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Blizzard Has Set Its Sights On Overwatch 2 Cheat Makers

Though it's proven to be a financial success for Blizzard Entertainment, reviews for "Overwatch 2" heavily criticized multiple aspects of the game, including its monetization scheme and for tying heroes to the premium Battle Pass. It was also criticized for requiring players to give Blizzard their phone number to gain access, which was a barrier on launch for many without regular access to a phone or who use pay-as-you-go — a controversial feature that has since been removed.

After releasing in October 2022, "Overwatch 2" has had growing problems with cheaters thanks in part to its free-to-play model, but Blizzard hasn't just been twiddling its thumbs and ignoring the issue. In fact, Blizzard appears to be tackling the cheating problem in "Overwatch 2" head-on as it served a cease and desist order to one of the game's larger cheat providers.

According to posts on Reddit and the official forums, on November 14, one of the developers announced the cheating software would be taken down later in the day. "We know our customers may feel upset or angry about our decisions," the post reads, "but unfortunately, we have no control over the situation."

Blizzard is cracking down on 'assistance software' in Overwatch 2

Players found creative ways to cheat in the original "Overwatch," but that was also a fully-priced game, and being banned meant losing out on what players spent to play the title in the first place. "Overwatch 2" is free-to-play, making cheating much less risky as players can create another account if they get banned. Cheating is nothing new to Blizzard games — "World of Warcraft: Wrath of the Lich King Classic" players are dealing with a huge number of bots and cheaters with practically no response from Blizzard support. It appears Blizzard's attention is on its most recent title, which is excellent news for "Overwatch 2" fans who are tired of being steamrolled by players with cheating software.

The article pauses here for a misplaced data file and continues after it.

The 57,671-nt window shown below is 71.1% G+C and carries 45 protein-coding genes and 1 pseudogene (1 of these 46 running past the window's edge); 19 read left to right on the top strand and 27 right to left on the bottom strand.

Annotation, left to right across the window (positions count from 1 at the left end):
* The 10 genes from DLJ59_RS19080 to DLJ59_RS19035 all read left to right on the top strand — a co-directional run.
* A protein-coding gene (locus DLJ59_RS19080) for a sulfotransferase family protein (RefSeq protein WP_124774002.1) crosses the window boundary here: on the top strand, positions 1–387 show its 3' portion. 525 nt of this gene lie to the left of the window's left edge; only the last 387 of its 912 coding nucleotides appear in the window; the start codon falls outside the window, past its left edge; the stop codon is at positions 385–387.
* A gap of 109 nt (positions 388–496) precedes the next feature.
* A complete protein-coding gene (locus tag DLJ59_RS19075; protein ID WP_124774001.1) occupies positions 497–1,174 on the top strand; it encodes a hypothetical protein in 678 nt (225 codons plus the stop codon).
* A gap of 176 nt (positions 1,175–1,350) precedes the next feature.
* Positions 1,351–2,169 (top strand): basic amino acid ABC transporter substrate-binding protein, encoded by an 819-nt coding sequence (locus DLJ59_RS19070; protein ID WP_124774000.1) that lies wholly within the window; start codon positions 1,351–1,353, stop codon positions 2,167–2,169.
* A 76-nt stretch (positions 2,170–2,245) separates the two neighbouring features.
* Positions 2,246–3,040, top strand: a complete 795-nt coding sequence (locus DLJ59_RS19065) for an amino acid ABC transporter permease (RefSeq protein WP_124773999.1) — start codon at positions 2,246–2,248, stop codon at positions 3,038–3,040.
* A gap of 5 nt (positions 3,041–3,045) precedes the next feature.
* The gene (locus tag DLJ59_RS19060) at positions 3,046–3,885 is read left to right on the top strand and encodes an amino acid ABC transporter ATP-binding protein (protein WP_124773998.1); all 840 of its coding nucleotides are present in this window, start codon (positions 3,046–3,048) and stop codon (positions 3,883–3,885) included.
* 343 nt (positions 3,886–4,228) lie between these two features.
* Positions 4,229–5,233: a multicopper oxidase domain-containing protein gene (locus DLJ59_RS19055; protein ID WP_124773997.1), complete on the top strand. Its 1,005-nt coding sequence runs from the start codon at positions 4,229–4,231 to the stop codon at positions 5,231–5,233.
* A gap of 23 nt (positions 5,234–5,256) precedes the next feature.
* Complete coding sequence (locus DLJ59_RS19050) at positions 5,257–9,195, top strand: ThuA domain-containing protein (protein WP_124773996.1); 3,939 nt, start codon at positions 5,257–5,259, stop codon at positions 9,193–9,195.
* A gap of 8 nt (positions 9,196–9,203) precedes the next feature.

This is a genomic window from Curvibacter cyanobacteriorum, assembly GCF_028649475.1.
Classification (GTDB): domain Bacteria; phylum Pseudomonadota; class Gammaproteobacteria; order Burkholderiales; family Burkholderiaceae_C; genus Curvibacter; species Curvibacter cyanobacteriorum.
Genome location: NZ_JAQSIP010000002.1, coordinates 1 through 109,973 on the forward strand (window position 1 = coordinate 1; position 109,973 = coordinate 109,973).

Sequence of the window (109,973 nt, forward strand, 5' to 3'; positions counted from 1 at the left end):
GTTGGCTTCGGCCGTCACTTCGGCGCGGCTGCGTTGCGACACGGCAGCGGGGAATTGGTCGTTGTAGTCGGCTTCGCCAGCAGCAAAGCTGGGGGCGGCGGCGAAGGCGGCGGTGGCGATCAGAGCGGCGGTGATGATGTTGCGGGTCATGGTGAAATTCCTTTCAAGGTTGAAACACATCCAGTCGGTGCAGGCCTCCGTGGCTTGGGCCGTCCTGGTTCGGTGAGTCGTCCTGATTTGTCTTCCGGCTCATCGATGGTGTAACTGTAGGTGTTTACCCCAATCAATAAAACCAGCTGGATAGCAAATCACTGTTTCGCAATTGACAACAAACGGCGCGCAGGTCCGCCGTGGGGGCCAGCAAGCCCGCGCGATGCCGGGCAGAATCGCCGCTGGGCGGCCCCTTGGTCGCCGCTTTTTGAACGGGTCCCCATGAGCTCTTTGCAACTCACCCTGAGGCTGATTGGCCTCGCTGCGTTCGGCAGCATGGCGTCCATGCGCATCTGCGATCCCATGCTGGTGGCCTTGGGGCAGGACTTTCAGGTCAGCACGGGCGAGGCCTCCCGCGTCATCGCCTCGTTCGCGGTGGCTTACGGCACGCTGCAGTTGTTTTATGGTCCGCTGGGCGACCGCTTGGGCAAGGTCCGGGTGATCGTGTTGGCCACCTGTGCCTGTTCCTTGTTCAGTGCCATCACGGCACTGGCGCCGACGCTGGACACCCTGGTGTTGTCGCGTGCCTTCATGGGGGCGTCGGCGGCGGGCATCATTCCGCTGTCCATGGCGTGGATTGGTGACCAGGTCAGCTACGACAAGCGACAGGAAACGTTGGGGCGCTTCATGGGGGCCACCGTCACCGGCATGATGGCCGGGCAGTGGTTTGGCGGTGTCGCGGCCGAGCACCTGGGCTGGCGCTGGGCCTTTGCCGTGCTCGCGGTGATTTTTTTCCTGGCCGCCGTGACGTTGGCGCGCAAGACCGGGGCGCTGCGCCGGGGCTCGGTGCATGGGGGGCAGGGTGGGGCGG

The fan response to the news has been overwhelmingly supportive, with some fans calling out the developer for labeling cheating programs "assistance software," and with many hopeful that it means Blizzard is committed to making "Overwatch 2" as cheater-free as possible. Unfortunately, the number of players using the service isn't known, so how much Blizzard's cease and desist order will affect players running into cheaters isn't known either — but fans agree that it's a step in the right direction.